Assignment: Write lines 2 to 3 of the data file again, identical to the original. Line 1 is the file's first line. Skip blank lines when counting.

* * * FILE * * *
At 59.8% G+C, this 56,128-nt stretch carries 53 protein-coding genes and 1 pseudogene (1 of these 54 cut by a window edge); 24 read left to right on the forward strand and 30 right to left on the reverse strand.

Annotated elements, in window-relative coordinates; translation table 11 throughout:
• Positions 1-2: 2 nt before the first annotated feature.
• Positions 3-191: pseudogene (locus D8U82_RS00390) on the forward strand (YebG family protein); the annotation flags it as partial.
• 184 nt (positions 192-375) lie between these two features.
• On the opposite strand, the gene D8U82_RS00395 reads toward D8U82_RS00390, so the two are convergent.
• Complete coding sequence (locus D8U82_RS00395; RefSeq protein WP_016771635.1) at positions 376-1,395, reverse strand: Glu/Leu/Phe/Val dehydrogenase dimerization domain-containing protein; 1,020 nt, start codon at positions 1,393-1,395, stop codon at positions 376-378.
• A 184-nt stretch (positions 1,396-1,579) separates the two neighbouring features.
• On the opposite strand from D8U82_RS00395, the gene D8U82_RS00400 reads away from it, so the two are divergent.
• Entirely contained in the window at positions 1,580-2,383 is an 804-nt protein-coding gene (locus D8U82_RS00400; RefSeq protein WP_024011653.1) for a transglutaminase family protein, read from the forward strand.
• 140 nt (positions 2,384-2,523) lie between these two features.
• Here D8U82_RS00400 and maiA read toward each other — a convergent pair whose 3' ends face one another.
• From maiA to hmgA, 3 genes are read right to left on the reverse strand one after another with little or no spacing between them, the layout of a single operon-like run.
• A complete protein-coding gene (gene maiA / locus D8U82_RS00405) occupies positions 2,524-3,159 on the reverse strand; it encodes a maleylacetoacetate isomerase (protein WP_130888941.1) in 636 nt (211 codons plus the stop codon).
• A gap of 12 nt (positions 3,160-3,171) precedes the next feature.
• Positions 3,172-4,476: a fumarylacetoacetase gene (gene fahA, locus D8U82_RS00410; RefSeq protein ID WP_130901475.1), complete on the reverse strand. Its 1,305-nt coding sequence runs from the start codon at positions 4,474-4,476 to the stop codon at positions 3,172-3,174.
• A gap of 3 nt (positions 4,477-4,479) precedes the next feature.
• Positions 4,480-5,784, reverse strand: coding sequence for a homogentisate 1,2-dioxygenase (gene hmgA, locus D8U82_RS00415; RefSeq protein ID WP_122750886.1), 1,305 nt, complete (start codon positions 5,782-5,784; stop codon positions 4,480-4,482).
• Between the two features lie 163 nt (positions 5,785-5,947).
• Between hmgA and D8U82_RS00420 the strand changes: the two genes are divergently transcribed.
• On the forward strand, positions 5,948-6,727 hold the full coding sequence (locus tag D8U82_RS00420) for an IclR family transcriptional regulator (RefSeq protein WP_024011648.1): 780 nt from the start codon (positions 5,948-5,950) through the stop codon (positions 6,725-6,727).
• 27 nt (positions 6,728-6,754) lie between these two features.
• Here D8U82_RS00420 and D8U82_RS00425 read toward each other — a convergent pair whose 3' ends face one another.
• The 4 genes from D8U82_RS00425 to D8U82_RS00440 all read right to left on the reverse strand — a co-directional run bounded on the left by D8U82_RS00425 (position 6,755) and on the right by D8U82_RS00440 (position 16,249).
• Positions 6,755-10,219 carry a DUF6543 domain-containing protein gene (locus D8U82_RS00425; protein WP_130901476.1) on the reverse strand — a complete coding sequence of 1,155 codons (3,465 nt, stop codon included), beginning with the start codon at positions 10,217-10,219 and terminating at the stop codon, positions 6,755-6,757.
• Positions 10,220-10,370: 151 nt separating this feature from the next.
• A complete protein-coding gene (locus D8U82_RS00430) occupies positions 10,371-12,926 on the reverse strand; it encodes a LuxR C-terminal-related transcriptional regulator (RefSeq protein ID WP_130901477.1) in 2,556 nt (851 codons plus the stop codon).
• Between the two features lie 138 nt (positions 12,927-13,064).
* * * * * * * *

Annotated elements, in window-relative coordinates; translation table 11 throughout:
• Positions 1-2: 2 nt before the first annotated feature.